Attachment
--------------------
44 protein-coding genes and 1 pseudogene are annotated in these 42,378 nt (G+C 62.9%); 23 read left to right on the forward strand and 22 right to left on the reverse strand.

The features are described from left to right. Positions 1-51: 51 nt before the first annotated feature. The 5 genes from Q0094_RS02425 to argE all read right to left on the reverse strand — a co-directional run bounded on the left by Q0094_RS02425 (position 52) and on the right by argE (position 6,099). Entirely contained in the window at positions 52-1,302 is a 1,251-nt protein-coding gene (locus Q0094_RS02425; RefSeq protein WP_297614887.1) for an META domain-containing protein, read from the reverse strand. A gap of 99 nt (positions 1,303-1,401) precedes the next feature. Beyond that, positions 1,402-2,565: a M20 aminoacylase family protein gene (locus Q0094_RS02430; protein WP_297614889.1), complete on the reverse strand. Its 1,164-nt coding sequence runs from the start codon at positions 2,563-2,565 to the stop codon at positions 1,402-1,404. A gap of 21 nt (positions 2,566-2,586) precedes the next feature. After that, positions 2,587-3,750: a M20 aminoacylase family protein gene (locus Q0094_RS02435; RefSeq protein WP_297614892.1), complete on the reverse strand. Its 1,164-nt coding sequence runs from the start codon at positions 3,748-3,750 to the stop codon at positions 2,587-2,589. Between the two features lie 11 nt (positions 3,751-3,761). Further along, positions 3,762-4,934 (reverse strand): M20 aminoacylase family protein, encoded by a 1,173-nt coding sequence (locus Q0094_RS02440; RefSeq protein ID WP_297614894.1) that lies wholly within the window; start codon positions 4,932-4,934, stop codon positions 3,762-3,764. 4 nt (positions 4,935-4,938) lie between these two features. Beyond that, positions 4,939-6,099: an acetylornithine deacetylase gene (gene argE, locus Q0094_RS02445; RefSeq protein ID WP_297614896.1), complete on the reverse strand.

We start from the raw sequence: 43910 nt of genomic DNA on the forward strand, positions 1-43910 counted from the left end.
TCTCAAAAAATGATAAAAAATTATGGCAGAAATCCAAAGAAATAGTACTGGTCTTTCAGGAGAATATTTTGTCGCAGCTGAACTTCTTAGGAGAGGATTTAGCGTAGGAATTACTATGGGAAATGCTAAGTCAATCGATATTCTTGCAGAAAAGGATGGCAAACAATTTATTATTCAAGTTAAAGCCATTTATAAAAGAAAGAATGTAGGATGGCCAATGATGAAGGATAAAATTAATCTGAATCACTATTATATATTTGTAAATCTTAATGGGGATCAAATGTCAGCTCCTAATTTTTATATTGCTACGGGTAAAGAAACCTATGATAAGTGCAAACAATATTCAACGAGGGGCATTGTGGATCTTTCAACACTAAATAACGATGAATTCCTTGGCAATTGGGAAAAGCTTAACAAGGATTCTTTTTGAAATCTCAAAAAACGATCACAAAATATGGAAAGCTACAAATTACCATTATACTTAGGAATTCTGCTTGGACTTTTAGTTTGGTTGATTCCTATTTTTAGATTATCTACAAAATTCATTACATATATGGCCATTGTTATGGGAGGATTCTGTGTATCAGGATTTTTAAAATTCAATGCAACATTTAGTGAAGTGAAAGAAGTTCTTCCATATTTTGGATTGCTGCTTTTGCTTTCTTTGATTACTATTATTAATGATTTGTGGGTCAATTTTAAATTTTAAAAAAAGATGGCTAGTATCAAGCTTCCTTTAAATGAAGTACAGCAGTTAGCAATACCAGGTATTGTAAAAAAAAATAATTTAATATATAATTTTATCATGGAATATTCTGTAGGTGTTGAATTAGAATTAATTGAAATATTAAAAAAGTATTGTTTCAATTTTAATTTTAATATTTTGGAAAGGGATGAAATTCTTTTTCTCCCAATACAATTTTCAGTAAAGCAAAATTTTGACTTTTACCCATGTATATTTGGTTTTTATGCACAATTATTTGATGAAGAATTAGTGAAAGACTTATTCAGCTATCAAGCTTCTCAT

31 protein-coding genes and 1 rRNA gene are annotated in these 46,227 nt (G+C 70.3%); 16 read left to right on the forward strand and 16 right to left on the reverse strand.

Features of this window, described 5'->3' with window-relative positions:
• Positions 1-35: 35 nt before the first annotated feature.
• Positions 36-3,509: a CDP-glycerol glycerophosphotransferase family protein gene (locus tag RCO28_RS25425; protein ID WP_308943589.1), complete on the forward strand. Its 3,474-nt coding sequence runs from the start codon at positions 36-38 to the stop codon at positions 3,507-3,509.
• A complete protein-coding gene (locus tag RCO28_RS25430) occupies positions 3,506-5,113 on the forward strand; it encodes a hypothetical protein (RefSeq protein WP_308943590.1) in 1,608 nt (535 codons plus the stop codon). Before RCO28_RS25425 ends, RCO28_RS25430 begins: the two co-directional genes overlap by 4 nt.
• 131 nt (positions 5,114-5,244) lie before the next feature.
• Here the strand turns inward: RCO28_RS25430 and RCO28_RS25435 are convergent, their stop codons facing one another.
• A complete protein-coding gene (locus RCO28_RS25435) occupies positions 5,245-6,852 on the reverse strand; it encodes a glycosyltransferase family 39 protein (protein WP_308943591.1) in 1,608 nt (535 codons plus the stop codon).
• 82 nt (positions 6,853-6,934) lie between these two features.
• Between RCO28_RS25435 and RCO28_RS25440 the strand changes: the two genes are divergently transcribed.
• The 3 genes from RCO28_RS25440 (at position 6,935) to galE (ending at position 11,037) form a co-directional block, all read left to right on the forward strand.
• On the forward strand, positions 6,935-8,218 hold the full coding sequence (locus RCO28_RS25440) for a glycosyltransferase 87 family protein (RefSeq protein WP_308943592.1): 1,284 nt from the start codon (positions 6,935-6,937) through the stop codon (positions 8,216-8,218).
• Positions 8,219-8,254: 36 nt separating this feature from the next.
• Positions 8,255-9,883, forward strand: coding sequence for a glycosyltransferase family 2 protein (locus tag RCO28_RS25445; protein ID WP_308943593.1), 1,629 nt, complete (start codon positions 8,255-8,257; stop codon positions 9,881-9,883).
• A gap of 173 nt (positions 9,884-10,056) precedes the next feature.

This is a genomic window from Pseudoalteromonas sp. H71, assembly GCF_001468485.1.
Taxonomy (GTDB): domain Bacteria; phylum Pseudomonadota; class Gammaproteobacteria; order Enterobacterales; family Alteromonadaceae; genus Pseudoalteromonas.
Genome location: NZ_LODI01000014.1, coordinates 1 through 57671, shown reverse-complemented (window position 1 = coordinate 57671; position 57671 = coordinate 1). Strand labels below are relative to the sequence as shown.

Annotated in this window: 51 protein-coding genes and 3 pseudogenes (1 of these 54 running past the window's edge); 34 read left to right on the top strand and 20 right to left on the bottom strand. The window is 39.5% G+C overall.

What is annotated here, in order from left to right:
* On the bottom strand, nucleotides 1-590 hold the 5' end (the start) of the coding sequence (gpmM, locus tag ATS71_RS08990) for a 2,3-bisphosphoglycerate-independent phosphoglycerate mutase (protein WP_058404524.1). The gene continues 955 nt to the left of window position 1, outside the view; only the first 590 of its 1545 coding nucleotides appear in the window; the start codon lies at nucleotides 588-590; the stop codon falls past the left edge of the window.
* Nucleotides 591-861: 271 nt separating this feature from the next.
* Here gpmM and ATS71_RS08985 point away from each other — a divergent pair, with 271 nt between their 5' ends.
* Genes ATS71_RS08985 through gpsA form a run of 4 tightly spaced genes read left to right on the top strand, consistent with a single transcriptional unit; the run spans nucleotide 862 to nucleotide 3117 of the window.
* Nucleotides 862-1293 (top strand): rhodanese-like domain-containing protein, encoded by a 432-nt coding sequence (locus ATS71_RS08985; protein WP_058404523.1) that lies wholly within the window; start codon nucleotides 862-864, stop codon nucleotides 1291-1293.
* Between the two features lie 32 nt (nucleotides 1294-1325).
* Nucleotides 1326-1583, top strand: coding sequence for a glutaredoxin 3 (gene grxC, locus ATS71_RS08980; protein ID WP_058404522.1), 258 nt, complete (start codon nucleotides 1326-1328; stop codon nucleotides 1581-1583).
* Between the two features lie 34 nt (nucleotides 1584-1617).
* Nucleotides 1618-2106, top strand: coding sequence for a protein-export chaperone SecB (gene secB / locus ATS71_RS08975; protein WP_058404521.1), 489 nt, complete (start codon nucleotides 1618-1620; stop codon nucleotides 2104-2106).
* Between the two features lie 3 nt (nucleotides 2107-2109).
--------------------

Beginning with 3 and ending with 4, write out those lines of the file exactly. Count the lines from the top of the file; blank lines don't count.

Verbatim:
We start from the raw sequence: 43910 nt of genomic DNA on the forward strand, positions 1-43910 counted from the left end.
TCTCAAAAAATGATAAAAAATTATGGCAGAAATCCAAAGAAATAGTACTGGTCTTTCAGGAGAATATTTTGTCGCAGCTGAACTTCTTAGGAGAGGATTTAGCGTAGGAATTACTATGGGAAATGCTAAGTCAATCGATATTCTTGCAGAAAAGGATGGCAAACAATTTATTATTCAAGTTAAAGCCATTTATAAAAGAAAGAATGTAGGATGGCCAATGATGAAGGATAAAATTAATCTGAATCACTATTATATATTTGTAAATCTTAATGGGGATCAAATGTCAGCTCCTAATTTTTATATTGCTACGGGTAAAGAAACCTATGATAAGTGCAAACAATATTCAACGAGGGGCATTGTGGATCTTTCAACACTAAATAACGATGAATTCCTTGGCAATTGGGAAAAGCTTAACAAGGATTCTTTTTGAAATCTCAAAAAACGATCACAAAATATGGAAAGCTACAAATTACCATTATACTTAGGAATTCTGCTTGGACTTTTAGTTTGGTTGATTCCTATTTTTAGATTATCTACAAAATTCATTACATATATGGCCATTGTTATGGGAGGATTCTGTGTATCAGGATTTTTAAAATTCAATGCAACATTTAGTGAAGTGAAAGAAGTTCTTCCATATTTTGGATTGCTGCTTTTGCTTTCTTTGATTACTATTATTAATGATTTGTGGGTCAATTTTAAATTTTAAAAAAAGATGGCTAGTATCAAGCTTCCTTTAAATGAAGTACAGCAGTTAGCAATACCAGGTATTGTAAAAAAAAATAATTTAATATATAATTTTATCATGGAATATTCTGTAGGTGTTGAATTAGAATTAATTGAAATATTAAAAAAGTATTGTTTCAATTTTAATTTTAATATTTTGGAAAGGGATGAAATTCTTTTTCTCCCAATACAATTTTCAGTAAAGCAAAATTTTGACTTTTACCCATGTATATTTGGTTTTTATGCACAATTATTTGATGAAGAATTAGTGAAAGACTTATTCAGCTATCAAGCTTCTCAT